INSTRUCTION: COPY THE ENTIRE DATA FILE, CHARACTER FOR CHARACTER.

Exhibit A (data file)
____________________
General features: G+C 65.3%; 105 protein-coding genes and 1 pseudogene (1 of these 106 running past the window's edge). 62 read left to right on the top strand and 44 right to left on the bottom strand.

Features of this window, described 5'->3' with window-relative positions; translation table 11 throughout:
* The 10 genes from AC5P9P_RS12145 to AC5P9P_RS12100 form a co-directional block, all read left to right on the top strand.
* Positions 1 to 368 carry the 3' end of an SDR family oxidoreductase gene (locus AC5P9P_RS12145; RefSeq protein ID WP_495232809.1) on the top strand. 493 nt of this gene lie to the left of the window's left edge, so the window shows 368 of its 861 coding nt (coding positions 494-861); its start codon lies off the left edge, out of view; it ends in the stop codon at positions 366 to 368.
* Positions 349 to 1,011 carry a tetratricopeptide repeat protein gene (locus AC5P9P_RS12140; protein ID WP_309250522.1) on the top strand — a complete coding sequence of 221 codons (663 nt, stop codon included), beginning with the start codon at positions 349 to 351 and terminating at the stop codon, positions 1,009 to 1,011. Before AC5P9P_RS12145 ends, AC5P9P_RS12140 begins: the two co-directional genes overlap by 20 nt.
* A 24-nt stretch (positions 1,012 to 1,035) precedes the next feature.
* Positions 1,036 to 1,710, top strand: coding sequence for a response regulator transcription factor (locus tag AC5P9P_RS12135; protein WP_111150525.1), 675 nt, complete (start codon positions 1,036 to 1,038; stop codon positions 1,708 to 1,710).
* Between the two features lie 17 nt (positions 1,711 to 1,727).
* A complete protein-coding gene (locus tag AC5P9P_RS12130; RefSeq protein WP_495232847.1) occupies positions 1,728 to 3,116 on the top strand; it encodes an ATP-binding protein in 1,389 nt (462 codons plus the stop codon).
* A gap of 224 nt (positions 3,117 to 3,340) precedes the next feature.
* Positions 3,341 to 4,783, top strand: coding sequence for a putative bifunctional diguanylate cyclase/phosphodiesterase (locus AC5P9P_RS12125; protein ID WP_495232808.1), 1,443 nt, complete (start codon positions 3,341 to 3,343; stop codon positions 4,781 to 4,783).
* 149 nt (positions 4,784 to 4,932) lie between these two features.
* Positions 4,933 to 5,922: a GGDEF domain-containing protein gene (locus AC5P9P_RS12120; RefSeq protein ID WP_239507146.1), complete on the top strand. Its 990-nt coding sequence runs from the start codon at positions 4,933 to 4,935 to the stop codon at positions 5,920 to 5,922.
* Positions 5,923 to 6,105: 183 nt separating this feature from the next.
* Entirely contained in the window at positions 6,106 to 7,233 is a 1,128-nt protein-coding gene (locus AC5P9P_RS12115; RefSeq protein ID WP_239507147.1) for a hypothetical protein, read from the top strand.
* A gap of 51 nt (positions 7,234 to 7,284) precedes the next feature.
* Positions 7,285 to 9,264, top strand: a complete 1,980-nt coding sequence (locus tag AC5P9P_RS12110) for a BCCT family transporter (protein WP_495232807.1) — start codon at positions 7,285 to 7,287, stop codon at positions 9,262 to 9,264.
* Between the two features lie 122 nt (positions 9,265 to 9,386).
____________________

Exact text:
General features: G+C 65.3%; 105 protein-coding genes and 1 pseudogene (1 of these 106 running past the window's edge). 62 read left to right on the top strand and 44 right to left on the bottom strand.

Features of this window, described 5'->3' with window-relative positions; translation table 11 throughout:
* The 10 genes from AC5P9P_RS12145 to AC5P9P_RS12100 form a co-directional block, all read left to right on the top strand.
* Positions 1 to 368 carry the 3' end of an SDR family oxidoreductase gene (locus AC5P9P_RS12145; RefSeq protein ID WP_495232809.1) on the top strand. 493 nt of this gene lie to the left of the window's left edge, so the window shows 368 of its 861 coding nt (coding positions 494-861); its start codon lies off the left edge, out of view; it ends in the stop codon at positions 366 to 368.
* Positions 349 to 1,011 carry a tetratricopeptide repeat protein gene (locus AC5P9P_RS12140; protein ID WP_309250522.1) on the top strand — a complete coding sequence of 221 codons (663 nt, stop codon included), beginning with the start codon at positions 349 to 351 and terminating at the stop codon, positions 1,009 to 1,011. Before AC5P9P_RS12145 ends, AC5P9P_RS12140 begins: the two co-directional genes overlap by 20 nt.
* A 24-nt stretch (positions 1,012 to 1,035) precedes the next feature.
* Positions 1,036 to 1,710, top strand: coding sequence for a response regulator transcription factor (locus tag AC5P9P_RS12135; protein WP_111150525.1), 675 nt, complete (start codon positions 1,036 to 1,038; stop codon positions 1,708 to 1,710).
* Between the two features lie 17 nt (positions 1,711 to 1,727).
* A complete protein-coding gene (locus tag AC5P9P_RS12130; RefSeq protein WP_495232847.1) occupies positions 1,728 to 3,116 on the top strand; it encodes an ATP-binding protein in 1,389 nt (462 codons plus the stop codon).
* A gap of 224 nt (positions 3,117 to 3,340) precedes the next feature.
* Positions 3,341 to 4,783, top strand: coding sequence for a putative bifunctional diguanylate cyclase/phosphodiesterase (locus AC5P9P_RS12125; protein ID WP_495232808.1), 1,443 nt, complete (start codon positions 3,341 to 3,343; stop codon positions 4,781 to 4,783).
* 149 nt (positions 4,784 to 4,932) lie between these two features.
* Positions 4,933 to 5,922: a GGDEF domain-containing protein gene (locus AC5P9P_RS12120; RefSeq protein ID WP_239507146.1), complete on the top strand. Its 990-nt coding sequence runs from the start codon at positions 4,933 to 4,935 to the stop codon at positions 5,920 to 5,922.
* Positions 5,923 to 6,105: 183 nt separating this feature from the next.
* Entirely contained in the window at positions 6,106 to 7,233 is a 1,128-nt protein-coding gene (locus AC5P9P_RS12115; RefSeq protein ID WP_239507147.1) for a hypothetical protein, read from the top strand.
* A gap of 51 nt (positions 7,234 to 7,284) precedes the next feature.
* Positions 7,285 to 9,264, top strand: a complete 1,980-nt coding sequence (locus tag AC5P9P_RS12110) for a BCCT family transporter (protein WP_495232807.1) — start codon at positions 7,285 to 7,287, stop codon at positions 9,262 to 9,264.
* Between the two features lie 122 nt (positions 9,265 to 9,386).